Making waves - Aquatic Development Group Pools moved to South Carolina, my father bought all of its

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Text of Making waves - Aquatic Development Group Pools moved to South Carolina, my father bought all of its

  • 16 | acchamber.org | techvalley.org

    In the world of waterpark design and construction, Aquatic Development Group, Inc. (ADG) doesn’t just go with the flow, it creates a major splash.

    With more than 50 years of industry experience, the Cohoes-based company’s products and services have been installed in more than 4,000 aquatic facilities worldwide, including Six Flags properties, Dollywood’s Splash Country Water Adventure Park in Tennessee and Disney World. That’s a lot of ways to have fun in the water.

    “We’d like to think that no matter what we’re producing, it leads to leisure and fun for families,” said Kenneth Ellis, president and CEO. “Last year, more than 80 million people visited water parks in the United States. Family fun is huge, and parents will sacrifice in other places to make sure they have fun with their families. This is good for our business.”

    Summer is just around the corner –– according to the calendar, at least –– and as families flock to waterparks to enjoy the warm weather, ADG makes sure that people get wet, stay cool and have a blast.

    Diving headfirst

    ADG dates back to the 1950s, when Ellis’ father, Herb, worked as a commercial salesperson for Paddock Pools in Albany.

    “He sold pools to resorts in Vermont and New Hampshire, then he ran the sales group and eventually became company president,” Ellis said. “When Paddock Pools moved to South Carolina, my father bought all of its construction companies in the 1970s and changed the name to Aquatic Development Group during the late 1980s.”

    That was when Ken joined the company and started branching out into less traditional opportunities, such as wave pools, water slides and lazy rivers.

    “We were the premier swimming pool builder in the country, and we had a lot of experience with larger scale projects,” Ellis said. “So we started building water features for the growing waterpark industry, and we began producing a line of products that we could manufacture ourselves.”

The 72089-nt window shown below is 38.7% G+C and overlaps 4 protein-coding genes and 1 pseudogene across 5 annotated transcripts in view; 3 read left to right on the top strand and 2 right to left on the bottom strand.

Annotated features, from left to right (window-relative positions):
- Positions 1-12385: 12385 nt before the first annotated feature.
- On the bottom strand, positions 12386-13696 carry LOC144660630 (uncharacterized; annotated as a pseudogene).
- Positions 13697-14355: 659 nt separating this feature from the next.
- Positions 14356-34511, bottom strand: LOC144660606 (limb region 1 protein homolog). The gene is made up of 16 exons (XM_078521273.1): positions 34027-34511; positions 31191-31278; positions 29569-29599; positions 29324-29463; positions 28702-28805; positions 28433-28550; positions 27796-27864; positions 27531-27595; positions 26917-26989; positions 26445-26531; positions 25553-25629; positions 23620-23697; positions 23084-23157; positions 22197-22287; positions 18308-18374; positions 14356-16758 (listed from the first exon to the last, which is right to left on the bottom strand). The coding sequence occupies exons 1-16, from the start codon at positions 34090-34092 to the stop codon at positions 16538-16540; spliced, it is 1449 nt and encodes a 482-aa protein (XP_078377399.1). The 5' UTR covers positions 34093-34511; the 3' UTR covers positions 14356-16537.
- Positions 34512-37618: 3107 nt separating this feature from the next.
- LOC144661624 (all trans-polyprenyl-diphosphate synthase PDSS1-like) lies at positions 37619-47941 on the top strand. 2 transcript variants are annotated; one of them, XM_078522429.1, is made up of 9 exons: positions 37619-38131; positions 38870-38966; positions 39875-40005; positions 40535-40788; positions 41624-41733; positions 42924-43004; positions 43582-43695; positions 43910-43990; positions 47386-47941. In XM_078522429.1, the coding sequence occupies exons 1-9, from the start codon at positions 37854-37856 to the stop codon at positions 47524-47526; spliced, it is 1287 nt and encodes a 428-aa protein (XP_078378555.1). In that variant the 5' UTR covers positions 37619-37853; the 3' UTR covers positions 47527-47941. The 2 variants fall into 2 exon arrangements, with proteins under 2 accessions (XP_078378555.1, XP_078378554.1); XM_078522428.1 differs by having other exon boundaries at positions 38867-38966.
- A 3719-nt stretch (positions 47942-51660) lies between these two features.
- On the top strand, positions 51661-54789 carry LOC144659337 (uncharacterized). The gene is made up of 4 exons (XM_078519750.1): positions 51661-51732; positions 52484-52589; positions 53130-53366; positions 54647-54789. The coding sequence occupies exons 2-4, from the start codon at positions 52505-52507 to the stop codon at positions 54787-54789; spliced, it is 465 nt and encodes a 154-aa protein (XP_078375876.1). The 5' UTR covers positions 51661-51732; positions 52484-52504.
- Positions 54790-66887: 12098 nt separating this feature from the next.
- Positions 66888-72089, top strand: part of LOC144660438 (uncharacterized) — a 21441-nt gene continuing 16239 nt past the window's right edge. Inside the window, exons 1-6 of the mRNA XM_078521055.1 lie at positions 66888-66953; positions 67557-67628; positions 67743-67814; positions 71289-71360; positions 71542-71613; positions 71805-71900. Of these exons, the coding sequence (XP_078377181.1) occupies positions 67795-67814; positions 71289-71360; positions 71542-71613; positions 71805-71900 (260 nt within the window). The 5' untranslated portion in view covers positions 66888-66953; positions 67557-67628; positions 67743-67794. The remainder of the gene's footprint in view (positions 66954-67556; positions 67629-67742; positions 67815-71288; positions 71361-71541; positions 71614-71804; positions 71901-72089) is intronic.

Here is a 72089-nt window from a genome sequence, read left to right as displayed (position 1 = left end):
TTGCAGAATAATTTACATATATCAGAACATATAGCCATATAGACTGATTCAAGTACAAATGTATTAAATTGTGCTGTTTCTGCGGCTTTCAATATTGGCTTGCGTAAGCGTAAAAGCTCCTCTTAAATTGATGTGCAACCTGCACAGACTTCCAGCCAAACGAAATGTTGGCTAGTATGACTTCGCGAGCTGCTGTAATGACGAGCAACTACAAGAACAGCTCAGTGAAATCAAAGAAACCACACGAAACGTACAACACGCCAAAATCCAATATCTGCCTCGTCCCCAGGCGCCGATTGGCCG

As ADG grew, it needed more space for its operations; in 1990, the company

    relocated from Railroad Avenue in Albany to a larger facility on Green Mountain Drive in Cohoes. “We have 75,000 square feet, with 45,000 square feet for manufacturing and 30,000 square feet for office space, and we employ between 100 and 110 workers,” Ellis said.

    With its two seamlessly integrated divisions of project services and equipment systems, ADG has carved out a niche on the waterfront of aquatic recreation.

    “People ask who our competitors are, but there isn’t a single company that offers the breadth of products and services that we do,” said Ellis. “That’s good and bad. In all of the different markets in which we work, we want to make sure we’re getting our fair share.”

    ADG’s systems often complement each other, working together to maximize the versatility of facilities.

    Its WaveTek® wave systems, have been installed in more than 400 commercial and recreational pools around the world, transforming calm waters into turbulent waves of wet, wild fun.

    Making waves The tide is high for Aquatic Development Group, Inc.

    Six Flags Lazy River, Gurnee, IL

    May 2011 | VISIONS | 17

    Another system, the FlowRider®, generates 50,000 gallons of water per minute, allowing guests to body board, or learn to surf like the pros.

    AFW® Movable Pool Floors enable pools to adjust to various water depths for everything from infant and toddler swim lessons and senior aqua-aerobics to adult lap swimming and competition swim meets. Whitten® is the company’s commercial pool products line, offering pressure and vacuum filtration systems, bulkheads, stainless steel gutters and pool accessories.

    ADG includes a specialty design/ build group with architects, engineers and construction professionals who develop both indoor and outdoor waterparks. “We’ve participated in 100 projects over the past 20 years for Six Flags, Dollywood, Disney and Cedar Fair, to name a few,” Ellis said. “Being a true design builder, we can control the project schedule much better.”

    Strong currents

    ADG’s work ebbs and flows, but when projects are approved, the timeframe is short and the turnaround is rapid.